The Political Economy of Water Resource Development

Transactions of the Thirty Eight North American Wildlife and Natural Resources Conference, Washington, D. C.: Wildlife Management Institute, 1973

7 Pages Posted: 15 Nov 2012

See all articles by Steve H. Hanke

Steve H. Hanke

Johns Hopkins University - Department of Economics

Date Written: March 1973

Abstract

Water resource development and management in the United States have created twelve thousand miles of waterways, irrigated thirty million acres of land (and drained an even larger area), provided water supplies for countless cities and industries, directed tons of concrete and earth at thousands of streams which from time to time overflow their banks and harnessed more than thirty million kilowatts of electric power capacity. Assuming the main objective of these federal expenditures is to contribute to the national welfare, two issues require clarification: the definition of "national welfare"; and the measurement of contributions to that welfare made by water resource development.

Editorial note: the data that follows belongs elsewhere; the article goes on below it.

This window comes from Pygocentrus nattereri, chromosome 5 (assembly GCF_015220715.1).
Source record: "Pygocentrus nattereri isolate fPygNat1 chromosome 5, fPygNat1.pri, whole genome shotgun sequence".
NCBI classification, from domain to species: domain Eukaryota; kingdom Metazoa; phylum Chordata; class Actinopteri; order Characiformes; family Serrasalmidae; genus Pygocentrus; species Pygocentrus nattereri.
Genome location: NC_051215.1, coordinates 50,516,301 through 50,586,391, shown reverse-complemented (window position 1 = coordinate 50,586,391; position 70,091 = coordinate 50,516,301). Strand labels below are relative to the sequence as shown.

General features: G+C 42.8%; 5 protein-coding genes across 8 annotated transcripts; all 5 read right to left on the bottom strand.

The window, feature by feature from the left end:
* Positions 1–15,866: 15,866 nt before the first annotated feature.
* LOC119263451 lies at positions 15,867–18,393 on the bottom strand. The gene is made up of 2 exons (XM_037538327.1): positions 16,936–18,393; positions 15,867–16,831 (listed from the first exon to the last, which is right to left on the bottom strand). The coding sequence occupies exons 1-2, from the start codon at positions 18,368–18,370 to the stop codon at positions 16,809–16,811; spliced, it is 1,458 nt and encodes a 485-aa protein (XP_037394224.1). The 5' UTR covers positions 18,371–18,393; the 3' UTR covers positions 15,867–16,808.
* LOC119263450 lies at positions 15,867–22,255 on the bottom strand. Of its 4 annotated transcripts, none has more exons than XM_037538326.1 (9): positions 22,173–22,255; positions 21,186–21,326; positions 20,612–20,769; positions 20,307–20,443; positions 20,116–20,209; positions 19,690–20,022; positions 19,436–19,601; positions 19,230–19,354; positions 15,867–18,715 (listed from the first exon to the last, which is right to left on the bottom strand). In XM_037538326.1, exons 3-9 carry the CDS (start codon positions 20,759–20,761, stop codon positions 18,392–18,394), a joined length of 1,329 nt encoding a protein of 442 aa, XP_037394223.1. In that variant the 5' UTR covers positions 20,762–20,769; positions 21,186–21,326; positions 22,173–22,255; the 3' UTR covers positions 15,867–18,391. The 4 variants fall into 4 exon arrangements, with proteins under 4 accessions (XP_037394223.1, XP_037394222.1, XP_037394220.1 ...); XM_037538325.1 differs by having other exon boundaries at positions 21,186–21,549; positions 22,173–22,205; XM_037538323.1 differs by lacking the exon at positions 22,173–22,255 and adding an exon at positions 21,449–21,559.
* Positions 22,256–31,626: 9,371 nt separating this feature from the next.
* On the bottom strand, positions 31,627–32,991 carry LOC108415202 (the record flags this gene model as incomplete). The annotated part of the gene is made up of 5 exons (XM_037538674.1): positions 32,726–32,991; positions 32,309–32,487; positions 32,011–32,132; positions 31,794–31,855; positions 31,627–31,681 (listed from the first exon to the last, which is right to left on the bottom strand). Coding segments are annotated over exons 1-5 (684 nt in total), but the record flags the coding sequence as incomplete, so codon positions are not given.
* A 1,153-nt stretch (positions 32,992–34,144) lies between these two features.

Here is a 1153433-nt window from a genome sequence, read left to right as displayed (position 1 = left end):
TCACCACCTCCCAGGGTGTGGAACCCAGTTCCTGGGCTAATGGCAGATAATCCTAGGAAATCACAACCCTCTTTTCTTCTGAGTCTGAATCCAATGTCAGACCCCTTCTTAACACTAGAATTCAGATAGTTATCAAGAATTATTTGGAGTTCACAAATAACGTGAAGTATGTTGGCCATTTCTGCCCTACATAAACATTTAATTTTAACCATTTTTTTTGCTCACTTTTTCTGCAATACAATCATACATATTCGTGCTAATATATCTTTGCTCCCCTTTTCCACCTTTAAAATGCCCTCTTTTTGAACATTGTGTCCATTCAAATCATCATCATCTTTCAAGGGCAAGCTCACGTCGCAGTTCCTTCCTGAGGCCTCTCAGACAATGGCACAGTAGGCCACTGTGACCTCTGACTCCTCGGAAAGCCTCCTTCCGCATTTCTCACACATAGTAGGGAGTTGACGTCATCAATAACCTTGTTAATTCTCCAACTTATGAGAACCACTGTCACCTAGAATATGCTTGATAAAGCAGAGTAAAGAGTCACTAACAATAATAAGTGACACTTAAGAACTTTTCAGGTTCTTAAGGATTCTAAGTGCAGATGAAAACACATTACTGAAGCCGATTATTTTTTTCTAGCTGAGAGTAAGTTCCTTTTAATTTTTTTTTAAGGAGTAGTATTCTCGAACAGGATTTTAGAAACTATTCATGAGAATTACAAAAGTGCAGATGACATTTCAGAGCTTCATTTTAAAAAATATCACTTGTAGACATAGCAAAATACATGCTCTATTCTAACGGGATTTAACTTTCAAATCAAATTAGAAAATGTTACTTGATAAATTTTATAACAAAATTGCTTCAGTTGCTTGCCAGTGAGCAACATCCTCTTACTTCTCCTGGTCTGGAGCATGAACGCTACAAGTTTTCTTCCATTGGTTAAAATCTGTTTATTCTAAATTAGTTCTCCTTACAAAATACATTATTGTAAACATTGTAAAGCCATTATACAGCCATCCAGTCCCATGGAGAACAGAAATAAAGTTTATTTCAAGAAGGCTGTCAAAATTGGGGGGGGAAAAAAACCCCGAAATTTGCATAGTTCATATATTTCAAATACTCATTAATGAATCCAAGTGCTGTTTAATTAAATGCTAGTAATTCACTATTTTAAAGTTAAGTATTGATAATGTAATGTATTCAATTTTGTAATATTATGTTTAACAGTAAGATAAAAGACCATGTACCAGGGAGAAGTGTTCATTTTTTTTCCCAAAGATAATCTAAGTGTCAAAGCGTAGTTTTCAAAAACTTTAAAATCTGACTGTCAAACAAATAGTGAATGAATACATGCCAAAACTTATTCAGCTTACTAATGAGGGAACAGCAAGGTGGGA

Keywords: Steve Hanke, Political Economy, Water Resource Development, Wildlife Management Institute

Suggested Citation

Hanke, Steve H., The Political Economy of Water Resource Development (March 1973). Transactions of the Thirty Eight North American Wildlife and Natural Resources Conference, Washington, D. C.: Wildlife Management Institute, 1973. Available at SSRN: https://ssrn.com/abstract=2176531

Steve H. Hanke (Contact Author)

Johns Hopkins University - Department of Economics ( email )

3400 Charles Street
Baltimore, MD 21218-2685
United States
410-516-7183 (Phone)
410-516-8996 (Fax)

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